If you're going to make a rehashed '80s action flick in 2006, John Cena is a good choice of hero. With squared jaw, crewcut, and biceps about twice the size of an average man's quads, he's more than vaguely Schwarzenegger-esque. But this nouveau-Ahnold speaks unaccented English, and proves himself a halfway decent action-flick actor (though with only a tiny fraction of the Governator's screen presence). John Triton isn't exactly Hamlet, but Cena handles what little range and depth there is competently. In other words, his line delivery isn't wooden, and he manages a variety of facial expressions. The fact that his day job involves hurling himself and other beefy men around a wrestling ring proves a major asset to the action sequences. When Triton needs to do some ass-kicking, Cena looks athletic and entirely convincing.
The DVD's image is extremely smooth. Colors are mostly natural, though the many explosions are so vivid they betray digital tomfoolery in the f/x department. There's a little bit of edge enhancement haloing, but not so much that it'll bug you if you're not looking for it. The audio track has plenty of thump (how could it not with stuff blowing up every 15 minutes?). It's not particularly immersive, though. Front and rear soundstages are put to use, but there's not much in the way of directional panning. Effects and dialogue are crisp, clean, properly mixed, and loud, but not as dynamic as they could be. It's a good track, just not great.
The disc offers both the theatrical cut of the picture (rated PG-13) and an unrated edition via seamless branching. There's not much difference between the two. The running times literally vary by seconds, not minutes. The picture's many explosion are reedited and expanded slightly with the inclusion of some alternate angles in the unrated cut. I didn't pick up on any other changes. There isn't added character development, that's for sure.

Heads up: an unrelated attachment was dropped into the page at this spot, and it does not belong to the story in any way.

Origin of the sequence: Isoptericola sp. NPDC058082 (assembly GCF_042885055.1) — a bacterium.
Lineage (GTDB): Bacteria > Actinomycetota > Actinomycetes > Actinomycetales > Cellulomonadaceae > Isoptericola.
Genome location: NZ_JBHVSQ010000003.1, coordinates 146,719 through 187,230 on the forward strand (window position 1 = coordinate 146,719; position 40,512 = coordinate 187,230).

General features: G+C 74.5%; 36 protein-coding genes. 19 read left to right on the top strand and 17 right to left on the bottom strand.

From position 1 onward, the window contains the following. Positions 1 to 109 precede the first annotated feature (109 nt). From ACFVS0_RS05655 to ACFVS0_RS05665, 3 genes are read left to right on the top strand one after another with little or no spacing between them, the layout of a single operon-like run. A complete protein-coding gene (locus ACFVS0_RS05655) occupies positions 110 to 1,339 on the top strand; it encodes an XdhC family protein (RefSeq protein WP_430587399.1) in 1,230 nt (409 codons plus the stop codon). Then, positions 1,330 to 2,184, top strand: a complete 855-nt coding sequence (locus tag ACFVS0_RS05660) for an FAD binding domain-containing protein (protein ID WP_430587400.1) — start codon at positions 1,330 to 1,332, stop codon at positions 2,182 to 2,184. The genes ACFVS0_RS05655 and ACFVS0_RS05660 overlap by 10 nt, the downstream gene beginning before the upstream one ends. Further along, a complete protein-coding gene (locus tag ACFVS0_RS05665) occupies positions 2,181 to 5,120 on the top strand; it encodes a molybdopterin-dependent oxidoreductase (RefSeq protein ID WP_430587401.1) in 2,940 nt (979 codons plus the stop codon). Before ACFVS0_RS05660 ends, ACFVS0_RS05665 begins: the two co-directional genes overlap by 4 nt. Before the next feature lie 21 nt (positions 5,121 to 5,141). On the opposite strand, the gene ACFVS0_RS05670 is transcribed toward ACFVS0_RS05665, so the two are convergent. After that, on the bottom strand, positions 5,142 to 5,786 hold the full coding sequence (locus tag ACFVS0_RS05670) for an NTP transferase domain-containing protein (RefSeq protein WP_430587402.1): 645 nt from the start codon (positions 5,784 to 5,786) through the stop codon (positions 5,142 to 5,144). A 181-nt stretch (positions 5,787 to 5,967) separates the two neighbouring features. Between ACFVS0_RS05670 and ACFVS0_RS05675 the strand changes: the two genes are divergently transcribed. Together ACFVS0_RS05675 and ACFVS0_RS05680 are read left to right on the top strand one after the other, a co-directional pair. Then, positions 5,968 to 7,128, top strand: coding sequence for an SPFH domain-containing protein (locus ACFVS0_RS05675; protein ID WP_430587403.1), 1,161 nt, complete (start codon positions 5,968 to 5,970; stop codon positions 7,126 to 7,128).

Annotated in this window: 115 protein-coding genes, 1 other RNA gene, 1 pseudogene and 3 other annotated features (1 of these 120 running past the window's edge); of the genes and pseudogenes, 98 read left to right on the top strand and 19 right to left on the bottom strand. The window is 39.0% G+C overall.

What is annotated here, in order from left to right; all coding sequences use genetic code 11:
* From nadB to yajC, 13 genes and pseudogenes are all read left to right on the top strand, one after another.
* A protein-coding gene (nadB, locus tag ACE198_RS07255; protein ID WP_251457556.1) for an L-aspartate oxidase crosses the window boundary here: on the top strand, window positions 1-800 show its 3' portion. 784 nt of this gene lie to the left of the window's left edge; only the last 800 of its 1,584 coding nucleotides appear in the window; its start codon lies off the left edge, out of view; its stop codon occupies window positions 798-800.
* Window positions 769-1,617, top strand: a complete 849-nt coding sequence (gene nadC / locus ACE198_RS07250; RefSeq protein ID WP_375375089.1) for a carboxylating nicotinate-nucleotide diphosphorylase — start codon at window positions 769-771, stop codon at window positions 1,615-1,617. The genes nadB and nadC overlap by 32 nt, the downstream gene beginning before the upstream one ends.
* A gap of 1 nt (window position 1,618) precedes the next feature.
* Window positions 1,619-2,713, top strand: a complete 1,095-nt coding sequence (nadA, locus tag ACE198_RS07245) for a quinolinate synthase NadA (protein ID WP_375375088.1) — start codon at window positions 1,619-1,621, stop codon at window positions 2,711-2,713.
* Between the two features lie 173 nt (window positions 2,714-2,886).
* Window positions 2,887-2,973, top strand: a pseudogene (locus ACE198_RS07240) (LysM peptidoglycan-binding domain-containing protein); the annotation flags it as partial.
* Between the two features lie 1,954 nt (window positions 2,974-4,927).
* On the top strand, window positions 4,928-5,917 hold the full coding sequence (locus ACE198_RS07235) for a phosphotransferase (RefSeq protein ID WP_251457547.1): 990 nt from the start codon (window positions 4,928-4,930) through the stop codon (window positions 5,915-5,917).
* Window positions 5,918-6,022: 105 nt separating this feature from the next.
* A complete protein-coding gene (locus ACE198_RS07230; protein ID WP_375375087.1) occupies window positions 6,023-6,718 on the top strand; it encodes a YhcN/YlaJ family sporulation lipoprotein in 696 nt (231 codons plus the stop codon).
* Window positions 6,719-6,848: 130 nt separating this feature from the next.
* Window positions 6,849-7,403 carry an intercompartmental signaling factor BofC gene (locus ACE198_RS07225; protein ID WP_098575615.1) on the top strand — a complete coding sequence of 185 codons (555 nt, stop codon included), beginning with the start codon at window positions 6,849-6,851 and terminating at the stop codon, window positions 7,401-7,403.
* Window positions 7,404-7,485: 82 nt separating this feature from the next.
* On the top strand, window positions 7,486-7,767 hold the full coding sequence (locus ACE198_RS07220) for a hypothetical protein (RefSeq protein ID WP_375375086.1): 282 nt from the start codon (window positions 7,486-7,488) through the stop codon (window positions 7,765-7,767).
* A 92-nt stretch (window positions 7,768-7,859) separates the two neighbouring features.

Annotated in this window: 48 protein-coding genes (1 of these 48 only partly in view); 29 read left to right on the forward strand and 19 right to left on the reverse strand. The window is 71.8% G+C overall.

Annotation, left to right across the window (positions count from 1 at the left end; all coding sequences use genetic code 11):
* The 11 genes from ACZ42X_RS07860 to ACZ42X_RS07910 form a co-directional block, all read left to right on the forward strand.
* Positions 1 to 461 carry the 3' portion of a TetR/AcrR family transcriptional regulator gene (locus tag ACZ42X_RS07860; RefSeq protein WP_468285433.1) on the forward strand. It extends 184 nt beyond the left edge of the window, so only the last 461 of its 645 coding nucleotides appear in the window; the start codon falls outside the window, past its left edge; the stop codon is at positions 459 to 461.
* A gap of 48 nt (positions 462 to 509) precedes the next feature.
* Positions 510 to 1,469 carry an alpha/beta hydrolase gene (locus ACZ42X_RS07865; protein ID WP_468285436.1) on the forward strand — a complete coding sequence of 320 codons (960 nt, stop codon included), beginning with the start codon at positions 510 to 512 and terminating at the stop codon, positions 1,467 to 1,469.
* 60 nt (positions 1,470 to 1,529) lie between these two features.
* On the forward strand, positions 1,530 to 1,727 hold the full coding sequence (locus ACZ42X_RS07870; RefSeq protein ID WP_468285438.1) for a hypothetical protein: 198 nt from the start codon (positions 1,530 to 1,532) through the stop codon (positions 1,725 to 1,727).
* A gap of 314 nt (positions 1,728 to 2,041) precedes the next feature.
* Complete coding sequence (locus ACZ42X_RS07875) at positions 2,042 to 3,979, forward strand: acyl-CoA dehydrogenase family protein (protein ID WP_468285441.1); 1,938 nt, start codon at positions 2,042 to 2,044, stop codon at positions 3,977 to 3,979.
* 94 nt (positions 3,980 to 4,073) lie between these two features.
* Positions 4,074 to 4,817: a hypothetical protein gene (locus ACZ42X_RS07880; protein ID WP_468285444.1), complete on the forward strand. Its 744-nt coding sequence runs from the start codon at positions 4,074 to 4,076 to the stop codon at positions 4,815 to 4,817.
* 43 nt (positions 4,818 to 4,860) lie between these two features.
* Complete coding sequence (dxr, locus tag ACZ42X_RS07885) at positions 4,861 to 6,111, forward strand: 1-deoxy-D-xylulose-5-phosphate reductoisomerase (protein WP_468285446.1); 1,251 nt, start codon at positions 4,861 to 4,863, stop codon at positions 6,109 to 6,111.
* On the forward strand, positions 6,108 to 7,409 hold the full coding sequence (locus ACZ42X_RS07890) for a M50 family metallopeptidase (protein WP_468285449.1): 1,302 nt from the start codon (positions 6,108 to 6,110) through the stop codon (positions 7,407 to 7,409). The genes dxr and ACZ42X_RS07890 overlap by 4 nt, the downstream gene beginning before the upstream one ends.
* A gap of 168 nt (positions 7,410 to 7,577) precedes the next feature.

In addition to the two versions of the feature (sort of), the disc offers promotional featurettes about the making of film and its premiere at Camp Pendleton, as well as a handful of pieces on John Cena's career as a wrestler and his involvement in the film. There's also a promo reel to pimp the WWE, and trailers for The Marine, Commando, and Man on Fire.
I could've penned a thousand words ripping on The Marine for everything that it's not, but what's the point? The movie is what it is: a dumb, escapist action flick. It's not the best of the genre, but it's certainly not the worst. If you're into dumb, escapist action flicks, you'll like it. Depending on one's taste, The Marine is either a guilty pleasure or just plain guilty.
Review content copyright © 2007 Dan Mancini; Site layout and review format copyright © 1998 - 2014 HipClick Designs LLC
Scales of Justice
* 1.85:1 Anamorphic
* Dolby Digital 5.1 Surround (English)
* Dolby Digital 2.0 Surround (French)
* Dolby Digital 2.0 Surround (Spanish)
Running Time: 92 Minutes
Release Year: 2006
MPAA Rating: Unrated
* Theatrical and Unrated Versions of the Feature
* "Declassified: The Making of The Marine" Featurette
* "World Premiere at Camp Pendleton" Featurette
* John Cena Features
* WWE Promotional Featurettes